6. Transgender Troops

Once again, Twitter was the pulpit from which Trump announced major legislation when he tweeted on July 26, 2017 that "The United States Government will not accept or allow...Transgender individuals to serve in any capacity in the U.S. Military." He went on to further say that their medical costs and disruption would "burden" the military.

Thankfully, the Pentagon announced on Dec. 11, 2017 that transgender people will be allowed to enlist in the military beginning on Jan. 1, 2018, according to the Associated Press.

7. Charlottesville, Virginia Protests

Aug. 11 and 12, 2017 saw a protest in Charlottesville, Virginia against the removal of Confederate statues by white nationalists. They were met with counter-protesters who wanted to move forward with the removal of the Confederate statues, and it led to all-out violence resulting in the death of 32 year-old peaceful protester, Heather Heyer, and two Virginia State Police officers, Trooper-Pilot Berke M. M. Bates. Pilot Lt. H. Jay Cullen, according to NPR.

President Trump's reaction to the tragedy was filled with false equivalencies and praise of some protesters on the white nationalist side. The group of protesters advocating for keeping the Confederate statues included actual neo-nazis and members of the KKK, and President Trump decided to blame violence on "many sides," and then he went further and claimed that there were some "very fine people" marching to keep the statues.

8. Little Rocket Man

Anyone who has watched Donald Trump pander to a crowd wouldn't accuse him of being a diplomat. He put his brash words on the world stage on Tuesday, Sept. 19 while addressing the United Nations assembly in New York City.

While talking about North Korea's leader, Kim Jong-un, Trump referred to him as "Rocket Man" (a term he coined for Jong-un in a tweet on Sept. 17), which many people found to be an unnecessary and provocative moniker for a man who is capable of setting off nuclear weapons.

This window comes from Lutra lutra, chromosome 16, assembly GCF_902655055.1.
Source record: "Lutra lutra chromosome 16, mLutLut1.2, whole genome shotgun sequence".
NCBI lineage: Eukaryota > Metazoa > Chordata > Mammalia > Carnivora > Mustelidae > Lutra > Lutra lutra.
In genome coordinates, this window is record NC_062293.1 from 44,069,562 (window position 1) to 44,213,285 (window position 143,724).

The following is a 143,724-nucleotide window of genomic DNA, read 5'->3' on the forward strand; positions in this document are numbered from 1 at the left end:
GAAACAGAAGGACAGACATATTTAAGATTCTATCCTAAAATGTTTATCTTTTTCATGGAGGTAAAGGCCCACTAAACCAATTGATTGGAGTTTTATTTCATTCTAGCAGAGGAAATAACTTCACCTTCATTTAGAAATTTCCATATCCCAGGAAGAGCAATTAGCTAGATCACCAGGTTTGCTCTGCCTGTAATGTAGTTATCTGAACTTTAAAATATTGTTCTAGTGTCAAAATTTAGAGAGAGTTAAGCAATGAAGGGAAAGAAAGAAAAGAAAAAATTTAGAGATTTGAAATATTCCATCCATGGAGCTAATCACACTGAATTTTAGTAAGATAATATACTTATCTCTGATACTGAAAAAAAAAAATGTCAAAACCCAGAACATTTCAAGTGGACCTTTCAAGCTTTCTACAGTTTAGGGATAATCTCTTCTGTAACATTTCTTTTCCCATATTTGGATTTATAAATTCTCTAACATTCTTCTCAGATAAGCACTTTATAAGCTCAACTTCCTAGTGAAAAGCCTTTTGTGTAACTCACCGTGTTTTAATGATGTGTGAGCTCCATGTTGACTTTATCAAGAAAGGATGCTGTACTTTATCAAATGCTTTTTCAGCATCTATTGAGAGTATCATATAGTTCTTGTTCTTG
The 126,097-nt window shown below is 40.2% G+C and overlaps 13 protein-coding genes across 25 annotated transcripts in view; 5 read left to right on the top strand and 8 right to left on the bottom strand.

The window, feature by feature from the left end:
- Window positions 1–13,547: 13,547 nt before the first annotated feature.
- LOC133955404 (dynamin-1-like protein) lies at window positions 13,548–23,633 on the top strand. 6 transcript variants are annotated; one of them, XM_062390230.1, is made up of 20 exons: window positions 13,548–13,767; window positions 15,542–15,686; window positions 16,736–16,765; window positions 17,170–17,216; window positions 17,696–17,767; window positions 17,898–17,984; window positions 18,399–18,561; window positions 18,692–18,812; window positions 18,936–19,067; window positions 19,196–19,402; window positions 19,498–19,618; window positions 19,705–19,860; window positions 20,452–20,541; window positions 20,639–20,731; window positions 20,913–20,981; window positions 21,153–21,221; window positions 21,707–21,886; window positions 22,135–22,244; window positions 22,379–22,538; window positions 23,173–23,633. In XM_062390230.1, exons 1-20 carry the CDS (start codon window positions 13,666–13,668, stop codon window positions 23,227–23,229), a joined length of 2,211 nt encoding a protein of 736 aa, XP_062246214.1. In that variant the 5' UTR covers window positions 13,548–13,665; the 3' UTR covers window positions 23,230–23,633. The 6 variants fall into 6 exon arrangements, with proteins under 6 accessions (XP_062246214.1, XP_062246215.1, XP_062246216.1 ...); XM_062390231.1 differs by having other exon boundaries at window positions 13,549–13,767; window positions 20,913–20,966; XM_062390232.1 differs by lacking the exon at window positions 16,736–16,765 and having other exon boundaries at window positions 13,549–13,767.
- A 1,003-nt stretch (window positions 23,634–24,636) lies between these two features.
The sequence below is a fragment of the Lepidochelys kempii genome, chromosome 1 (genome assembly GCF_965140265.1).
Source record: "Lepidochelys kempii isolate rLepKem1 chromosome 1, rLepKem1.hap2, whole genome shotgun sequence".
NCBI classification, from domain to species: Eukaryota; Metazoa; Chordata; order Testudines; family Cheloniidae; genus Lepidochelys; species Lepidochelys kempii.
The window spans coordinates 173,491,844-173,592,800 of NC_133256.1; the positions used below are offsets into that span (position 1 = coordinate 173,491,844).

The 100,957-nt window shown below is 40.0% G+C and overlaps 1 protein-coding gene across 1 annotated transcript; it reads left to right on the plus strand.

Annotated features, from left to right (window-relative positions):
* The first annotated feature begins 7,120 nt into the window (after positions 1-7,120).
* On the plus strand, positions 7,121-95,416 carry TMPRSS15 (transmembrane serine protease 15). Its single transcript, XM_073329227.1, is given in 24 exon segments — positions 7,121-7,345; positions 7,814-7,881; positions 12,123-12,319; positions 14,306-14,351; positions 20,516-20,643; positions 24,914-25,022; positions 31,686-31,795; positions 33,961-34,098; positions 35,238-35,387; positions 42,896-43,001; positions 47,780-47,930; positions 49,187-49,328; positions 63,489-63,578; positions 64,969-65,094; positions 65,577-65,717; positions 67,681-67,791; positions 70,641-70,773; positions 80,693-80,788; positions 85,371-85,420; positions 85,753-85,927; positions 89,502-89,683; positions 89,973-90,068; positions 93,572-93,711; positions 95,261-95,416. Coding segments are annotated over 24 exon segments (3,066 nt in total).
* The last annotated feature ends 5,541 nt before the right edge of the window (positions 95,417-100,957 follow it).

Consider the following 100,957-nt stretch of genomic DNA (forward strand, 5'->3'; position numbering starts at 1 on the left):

9. Overturned Obamacare Birth Control Coverage

On Friday, Oct. 6, 2017, the Trump administration put a new rule into place restricting access to birth control by allowing employers to decided whether or not it is covered for an individual. He overturned the Obama-era rule in the Affordable Care Act that considered birth control preventative health care, and therefore, mandated to be covered by a woman's employer and insurance company.

Thankfully, this rule that was to take effect immediately was temporarily blocked on Friday, Dec. 15 by U.S. District Judge Wendy Beetlestone. Beetlestone ruled this way as she noted that Trump's new rule could have "erroneous and irreversible" harm.

10. Discrediting Sexual Misconduct Accusers

Before President Trump was elected as president, the October 2016 release of a 2005 recording of Trump talking on an Access Hollywood tape led to many women coming forward accusing the then-presidential candidate of sexual misconduct. At the time, Trump apologized for the comments on the tape and called it "locker room talk."

As for his accusers, Trump has taken the stance that they are lying (amidst U.S. senators calling for Trump's resignation because of the allegations), and in an Oct. 27, 2017 White House press briefing, Sarah Huckabee Sanders doubled-down on the claims that the sexual harassment accusers of Donald Trump are lying when she said, "Yeah, we've been clear on that from the beginning."

When it comes to the Access Hollywood tape, it's been reported that Trump has recently been denying that it's his voice on the tape, and Billy Bush, the former Access Hollywood host, who was also on the tape with Trump, went on The Late Show With Stephen Colbert to confirm that it was definitely Trump's voice on the 2005 recording.

Of course, there were many other happenings in Washington this past year, but these were truly some of the most mind-boggling decisions made by President Trump. Here's to reclaiming our sanity as a nation in 2018!